Six months ago, I was invited to join a colleague on an environmental expedition to document the effects of climate change first-hand. 2041, a company founded by the explorer and environmental activist Robert Swan, each year invite a group of forward-thinking game changers onto a ship with the aim of creating a sort of floating think tank to tackle this monumental issue.
Fast forward a few months and I am on board the Ocean Endeavour, looking out onto the last great wildernesses left on earth. Imagine the scene: the sun is setting, the waters below are black, the sky above is blue and pink, the monochrome mountains frame the scene. The vastness is humbling and the silence is deafening. I'm shivering on the deck with a camera the weight of a small child balancing on my shoulder and without a doubt, this is the most beautiful backdrop I have ever had the privilege to film on.
Ordinarily I would now begin a campaign to ensure all my friends, family and random people in the pub knew how incredible this place was and that they had booked their tickets before the hour was out. However I can't do that, because Antarctica is suffering from a devastating disease which is being sped up by the increase in tourism.
Climate change is a mammoth, pretty incomprehensible issue. Most people frankly ignore it as it isn't something you can see. The documentary we have made attempts to put the subject into bite-sized chunks, however for the purpose of this blog a couple of things are worth noting. The ice is melting in Antarctica, and the reason for it is almost certainly human activity: this is a belief held by 97% of the scientific community and me personally. One consequence of this ice melting is that sea levels will rise. This is already happening and the current NASA estimation is that by 2100 the sea levels will rise by up to four feet. Think about how much ice has to melt for that to happen globally! And that's if the ice caps don't melt entirely. If they did, it's game over.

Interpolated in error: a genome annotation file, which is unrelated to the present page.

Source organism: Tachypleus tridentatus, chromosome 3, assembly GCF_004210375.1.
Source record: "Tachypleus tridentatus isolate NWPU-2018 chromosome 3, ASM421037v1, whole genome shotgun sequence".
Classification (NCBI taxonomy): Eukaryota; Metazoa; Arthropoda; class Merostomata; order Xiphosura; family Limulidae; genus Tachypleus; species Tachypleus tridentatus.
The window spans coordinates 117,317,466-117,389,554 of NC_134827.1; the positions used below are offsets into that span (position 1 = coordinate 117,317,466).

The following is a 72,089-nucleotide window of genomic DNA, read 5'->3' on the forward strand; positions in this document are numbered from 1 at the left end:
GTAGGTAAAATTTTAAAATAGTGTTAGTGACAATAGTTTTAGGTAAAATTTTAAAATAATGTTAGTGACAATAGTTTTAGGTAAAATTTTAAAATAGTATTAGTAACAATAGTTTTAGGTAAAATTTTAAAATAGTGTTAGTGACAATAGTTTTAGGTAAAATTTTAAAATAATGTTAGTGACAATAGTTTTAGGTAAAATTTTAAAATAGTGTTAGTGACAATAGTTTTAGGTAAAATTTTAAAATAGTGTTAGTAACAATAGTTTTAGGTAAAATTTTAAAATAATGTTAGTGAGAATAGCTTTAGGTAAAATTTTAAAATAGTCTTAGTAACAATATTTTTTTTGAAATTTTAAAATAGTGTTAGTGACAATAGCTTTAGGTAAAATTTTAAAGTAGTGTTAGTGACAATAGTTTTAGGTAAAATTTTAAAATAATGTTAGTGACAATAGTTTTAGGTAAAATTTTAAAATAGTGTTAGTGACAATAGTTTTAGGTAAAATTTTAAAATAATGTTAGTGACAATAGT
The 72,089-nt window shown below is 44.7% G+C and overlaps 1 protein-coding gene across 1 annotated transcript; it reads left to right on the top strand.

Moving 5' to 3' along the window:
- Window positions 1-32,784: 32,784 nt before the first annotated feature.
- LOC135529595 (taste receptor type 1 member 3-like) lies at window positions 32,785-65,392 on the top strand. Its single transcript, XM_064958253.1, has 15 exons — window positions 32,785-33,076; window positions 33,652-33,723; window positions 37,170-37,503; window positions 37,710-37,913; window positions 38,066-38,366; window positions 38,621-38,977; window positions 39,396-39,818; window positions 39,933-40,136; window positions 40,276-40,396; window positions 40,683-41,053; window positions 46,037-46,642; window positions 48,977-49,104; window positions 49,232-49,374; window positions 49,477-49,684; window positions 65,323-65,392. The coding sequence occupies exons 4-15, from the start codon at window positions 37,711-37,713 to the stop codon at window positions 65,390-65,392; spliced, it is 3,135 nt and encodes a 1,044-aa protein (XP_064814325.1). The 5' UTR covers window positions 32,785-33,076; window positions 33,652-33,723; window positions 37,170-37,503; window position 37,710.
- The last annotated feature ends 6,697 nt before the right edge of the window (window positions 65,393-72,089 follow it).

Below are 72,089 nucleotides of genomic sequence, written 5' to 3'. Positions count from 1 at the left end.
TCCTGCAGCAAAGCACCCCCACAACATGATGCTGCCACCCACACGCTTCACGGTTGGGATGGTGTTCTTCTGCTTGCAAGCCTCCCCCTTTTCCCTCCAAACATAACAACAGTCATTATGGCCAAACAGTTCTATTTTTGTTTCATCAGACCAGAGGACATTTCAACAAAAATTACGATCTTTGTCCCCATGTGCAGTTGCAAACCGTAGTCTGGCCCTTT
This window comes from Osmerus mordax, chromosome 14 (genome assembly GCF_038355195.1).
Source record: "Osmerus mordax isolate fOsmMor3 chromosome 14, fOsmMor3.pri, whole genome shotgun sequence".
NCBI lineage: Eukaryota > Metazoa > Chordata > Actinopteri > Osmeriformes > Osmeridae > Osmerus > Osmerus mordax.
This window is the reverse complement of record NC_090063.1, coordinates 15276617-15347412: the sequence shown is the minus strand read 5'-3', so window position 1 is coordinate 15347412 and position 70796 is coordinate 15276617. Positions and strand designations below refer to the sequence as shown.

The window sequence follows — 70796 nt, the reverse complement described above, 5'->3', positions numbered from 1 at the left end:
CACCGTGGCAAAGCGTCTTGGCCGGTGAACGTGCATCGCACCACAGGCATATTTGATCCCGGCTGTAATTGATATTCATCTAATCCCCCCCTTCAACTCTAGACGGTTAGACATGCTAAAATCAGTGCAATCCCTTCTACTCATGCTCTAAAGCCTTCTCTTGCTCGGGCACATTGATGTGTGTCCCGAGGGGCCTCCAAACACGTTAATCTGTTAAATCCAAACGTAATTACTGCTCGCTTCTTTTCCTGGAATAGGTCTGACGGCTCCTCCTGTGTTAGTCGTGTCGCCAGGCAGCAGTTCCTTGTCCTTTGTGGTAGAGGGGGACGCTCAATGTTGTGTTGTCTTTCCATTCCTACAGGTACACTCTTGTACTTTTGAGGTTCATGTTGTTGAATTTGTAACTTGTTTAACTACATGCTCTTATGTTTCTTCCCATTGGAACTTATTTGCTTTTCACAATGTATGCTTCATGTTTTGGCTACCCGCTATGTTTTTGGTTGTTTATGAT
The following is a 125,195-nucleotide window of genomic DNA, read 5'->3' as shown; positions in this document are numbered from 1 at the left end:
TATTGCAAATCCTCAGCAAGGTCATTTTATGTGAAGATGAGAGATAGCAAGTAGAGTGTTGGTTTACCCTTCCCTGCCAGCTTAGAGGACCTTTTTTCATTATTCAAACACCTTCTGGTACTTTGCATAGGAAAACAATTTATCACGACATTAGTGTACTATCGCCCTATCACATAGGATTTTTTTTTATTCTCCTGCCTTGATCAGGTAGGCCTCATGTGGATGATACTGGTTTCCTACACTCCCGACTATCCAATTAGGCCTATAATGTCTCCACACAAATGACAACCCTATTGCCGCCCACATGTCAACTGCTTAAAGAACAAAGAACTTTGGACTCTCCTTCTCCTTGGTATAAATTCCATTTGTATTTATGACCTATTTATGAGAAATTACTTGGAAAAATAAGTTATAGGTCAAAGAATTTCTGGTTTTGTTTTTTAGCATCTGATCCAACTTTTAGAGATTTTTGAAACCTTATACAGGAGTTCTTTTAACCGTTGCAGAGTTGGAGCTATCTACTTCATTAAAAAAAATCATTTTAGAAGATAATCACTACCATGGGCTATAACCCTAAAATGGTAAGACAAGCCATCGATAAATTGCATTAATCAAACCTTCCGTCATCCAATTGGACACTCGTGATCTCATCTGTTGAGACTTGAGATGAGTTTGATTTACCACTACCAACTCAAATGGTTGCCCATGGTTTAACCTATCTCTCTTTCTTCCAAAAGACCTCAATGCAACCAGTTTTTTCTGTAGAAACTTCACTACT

The great thing about human beings is that they all built cities in the same way originally, near water. It was great for transport, food, travel. What that isn't so great for is climate change. Goodbye London, goodbye Shanghai, goodbye Mumbai, Hong Kong, Miami, New York, the list goes on of great cities that I love. That doesn't even cover all the Islands which disappear. That is a lot of people to rehouse. The world can't deal with the political refugees we have currently, let alone having to work out how we rehouse most of society.
It is truly scary to think about the potential effects, and seeing this indescribable continent bleed into the surrounding water really pushed it home for me. And yet ironically travelling to Antarctica is one of the least globally friendly things I could have done. Antarctica is no longer the inaccessible place it once was. If anything it is becoming more like the last-minute package deals we offer to Spain. I, like many others on the expedition, felt 'Antarctica guilt'. We knew we were there to do a job, spread a message but we were also very aware of the hypocrisy of being there. One person travelling to the continent uses twelve tonnes of CO2 to get there, that is the equivalent of an average family of four living in the UK for a year. Which begs the question: Should I have gone? Am I just as bad as the other 44,000 people visiting this year? Possibly, yes. My only defence is that I was going there to do a job and I offset my carbon footprint.
Of course I feel privileged to have seen this great continent. Of course I understand that stopping travelling to Antarctica in itself will not stop climate change in its tracks. However I would rather tell my friends, family and randoms in a pub to visit London, Shanghai, Mumbai, Hong Kong, Miami, New York and those beautiful Pacific islands and never go near our brilliant ice giant. Hopefully this will at least give them the experience of seeing those amazing places while they're still above water.
Dawn Kelly is Head of Video at HuffPost UK and AOL, and is director and executive producer of HuffPost's first original documentary, Antarctica: End of the Earth